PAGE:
Take Me With You, by Andrea Gibson
Publisher: Plume Books
Release Date: January 23, 2018
Rating: 3.5 out of 5 stars
A book small enough to carry with you, with messages big enough to stay with you, from one of the most quotable and influential poets of our time.
Andrea Gibson explores themes of love, gender, politics, sexuality, family, and forgiveness with stunning imagery and a fierce willingness to delve into the exploration of what it means to heal and to be different in this strange age. Take Me With You, illustrated throughout with evocative line drawings by Sarah J. Coleman, is small enough to fit in your bag, with messages that are big enough to wake even the sleepiest heart.
Andrea Gibson is one of those poets whose work always has something different for me when I return to it. Take Me With You is no exception. However, this is a work that will be at its best when read in a physical format, and since my review copy is an e-book, my experience with it was negatively impacted. This is mostly because the formatting didn’t translate well in my review copy, and the final e-version will likely have these issues fixed. However, since formatting is so crucial to written poetry to help convey meaning, I had the frustrating sensation of missing out – it was difficult to tell what lines were intended to belong together, and which were meant to be separated into other ideas. The effect was to make the collection feel like a long and unintentionally disjointed, rambling poem.
For anyone who is familiar with Gibson’s work, some of the content in Take Me With You will also be familiar. Lines from their most well-known poems are sprinkled in pieces throughout, a sort of remix that creates new experiences with these older works. I had mixed feelings about this. I recognized the larger works behind the excerpts, but the language and ideas felt less powerful than they do in the originals, and I felt like they detracted from the new material. In the end, I also realized that while there are some stunners in this collection, I wasn’t really interested in this style of distilling powerful ideas into quotable micro-poems.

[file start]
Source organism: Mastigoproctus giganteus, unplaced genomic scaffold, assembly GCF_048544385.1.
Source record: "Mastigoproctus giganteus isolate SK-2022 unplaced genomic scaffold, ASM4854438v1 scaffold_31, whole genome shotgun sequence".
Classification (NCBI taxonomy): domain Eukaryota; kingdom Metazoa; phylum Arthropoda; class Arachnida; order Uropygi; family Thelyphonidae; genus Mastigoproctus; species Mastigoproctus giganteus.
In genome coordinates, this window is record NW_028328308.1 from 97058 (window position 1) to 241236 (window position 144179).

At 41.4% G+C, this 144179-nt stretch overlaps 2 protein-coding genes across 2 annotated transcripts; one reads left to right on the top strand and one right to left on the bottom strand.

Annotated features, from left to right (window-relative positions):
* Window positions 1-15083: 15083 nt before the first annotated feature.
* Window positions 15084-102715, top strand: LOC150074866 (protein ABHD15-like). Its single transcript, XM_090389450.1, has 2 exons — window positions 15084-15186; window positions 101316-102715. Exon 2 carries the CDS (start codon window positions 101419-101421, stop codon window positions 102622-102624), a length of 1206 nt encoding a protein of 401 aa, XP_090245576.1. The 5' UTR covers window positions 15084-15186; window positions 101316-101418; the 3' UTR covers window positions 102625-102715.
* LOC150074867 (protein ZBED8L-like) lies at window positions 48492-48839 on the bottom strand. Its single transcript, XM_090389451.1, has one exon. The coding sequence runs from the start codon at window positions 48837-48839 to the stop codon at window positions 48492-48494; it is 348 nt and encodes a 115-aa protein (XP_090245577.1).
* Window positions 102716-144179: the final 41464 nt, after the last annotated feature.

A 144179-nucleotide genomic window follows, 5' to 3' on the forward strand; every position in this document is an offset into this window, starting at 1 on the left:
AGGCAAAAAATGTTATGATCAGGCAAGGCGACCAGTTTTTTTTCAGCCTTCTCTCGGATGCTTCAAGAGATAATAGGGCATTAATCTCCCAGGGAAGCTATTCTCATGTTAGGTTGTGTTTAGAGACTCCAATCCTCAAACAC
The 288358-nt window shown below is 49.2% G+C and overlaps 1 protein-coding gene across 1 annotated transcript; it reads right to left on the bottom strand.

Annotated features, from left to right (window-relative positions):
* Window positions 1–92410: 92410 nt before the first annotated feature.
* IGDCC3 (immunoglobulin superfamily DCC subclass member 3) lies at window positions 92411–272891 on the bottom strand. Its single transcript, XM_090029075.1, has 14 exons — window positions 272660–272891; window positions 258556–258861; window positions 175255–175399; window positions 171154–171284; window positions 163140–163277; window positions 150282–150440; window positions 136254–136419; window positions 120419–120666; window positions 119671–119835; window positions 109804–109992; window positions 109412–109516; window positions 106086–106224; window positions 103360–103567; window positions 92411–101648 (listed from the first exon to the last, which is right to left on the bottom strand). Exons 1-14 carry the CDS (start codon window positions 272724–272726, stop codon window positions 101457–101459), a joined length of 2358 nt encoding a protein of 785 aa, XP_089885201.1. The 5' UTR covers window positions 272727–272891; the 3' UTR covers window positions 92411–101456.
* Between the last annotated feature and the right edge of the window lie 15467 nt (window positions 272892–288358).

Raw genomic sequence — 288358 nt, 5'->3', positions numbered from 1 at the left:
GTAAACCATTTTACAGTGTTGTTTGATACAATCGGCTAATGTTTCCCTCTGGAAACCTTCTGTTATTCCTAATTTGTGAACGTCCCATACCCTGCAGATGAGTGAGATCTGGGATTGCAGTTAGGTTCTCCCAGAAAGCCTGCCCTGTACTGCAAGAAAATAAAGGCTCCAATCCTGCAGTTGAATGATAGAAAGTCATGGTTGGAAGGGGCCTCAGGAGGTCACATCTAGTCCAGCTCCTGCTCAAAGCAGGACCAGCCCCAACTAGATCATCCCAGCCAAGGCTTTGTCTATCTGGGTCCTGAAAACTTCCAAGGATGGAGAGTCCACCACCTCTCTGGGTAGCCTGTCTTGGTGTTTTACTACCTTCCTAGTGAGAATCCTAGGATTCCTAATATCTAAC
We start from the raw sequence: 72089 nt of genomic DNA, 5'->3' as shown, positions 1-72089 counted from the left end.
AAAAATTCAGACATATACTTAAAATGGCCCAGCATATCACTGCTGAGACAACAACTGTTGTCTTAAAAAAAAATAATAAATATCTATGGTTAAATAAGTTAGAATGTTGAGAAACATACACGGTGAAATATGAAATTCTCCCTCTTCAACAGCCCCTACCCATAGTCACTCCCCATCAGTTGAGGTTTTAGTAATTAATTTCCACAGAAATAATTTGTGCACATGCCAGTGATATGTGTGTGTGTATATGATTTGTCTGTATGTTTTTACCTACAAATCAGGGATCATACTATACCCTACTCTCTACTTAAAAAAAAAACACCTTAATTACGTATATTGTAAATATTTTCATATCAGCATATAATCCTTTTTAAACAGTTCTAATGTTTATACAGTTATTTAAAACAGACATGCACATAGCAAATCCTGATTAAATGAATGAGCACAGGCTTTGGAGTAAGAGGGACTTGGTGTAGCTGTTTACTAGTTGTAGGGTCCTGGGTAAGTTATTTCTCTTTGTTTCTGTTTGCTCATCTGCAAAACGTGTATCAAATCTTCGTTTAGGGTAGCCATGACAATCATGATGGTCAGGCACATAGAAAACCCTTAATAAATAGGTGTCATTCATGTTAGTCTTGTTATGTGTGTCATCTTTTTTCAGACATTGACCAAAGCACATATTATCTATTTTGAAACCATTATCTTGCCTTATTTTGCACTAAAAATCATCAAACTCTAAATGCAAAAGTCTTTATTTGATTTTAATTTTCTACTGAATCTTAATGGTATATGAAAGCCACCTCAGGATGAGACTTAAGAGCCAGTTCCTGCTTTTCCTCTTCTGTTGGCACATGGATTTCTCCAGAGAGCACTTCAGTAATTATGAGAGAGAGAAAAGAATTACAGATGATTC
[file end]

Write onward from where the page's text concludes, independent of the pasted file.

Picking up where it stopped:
I read through Take Me With You multiple times, and true to course, something different spoke to me each time. The imagery and passion in Gibson’s work is always stunning, and Take Me With You is no different. I would recommend this for people who are already familiar with Gibson, but I would hesitate to use this as an introduction to their work.
Andrea Gibson is an award-winning poet and activist who lives in Boulder, Colorado. Their poetry focuses on gender norms, politics, social reform and the struggles LGBTQ people face in today’s society. In addition to using poetry to express what they feel and provide social and political commentary on real issues, they are involved with many activist groups. They often perform at Take Back the Night events, LGBTQ events, pride events, trans events, anti-war rallies, peace rallies, organizations against the occupation of Palestine, and groups focused on examining the wrongs of capitalism, patriarchy and white supremacy. They also work with a group called Vox Feminista whose model is to “comfort the disturbed and disturb the comfortable” on all these issues. Throughout the year, they tour Universities and other venues across the country.
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I received an advanced copy of this novel in exchange for a fair and honest review.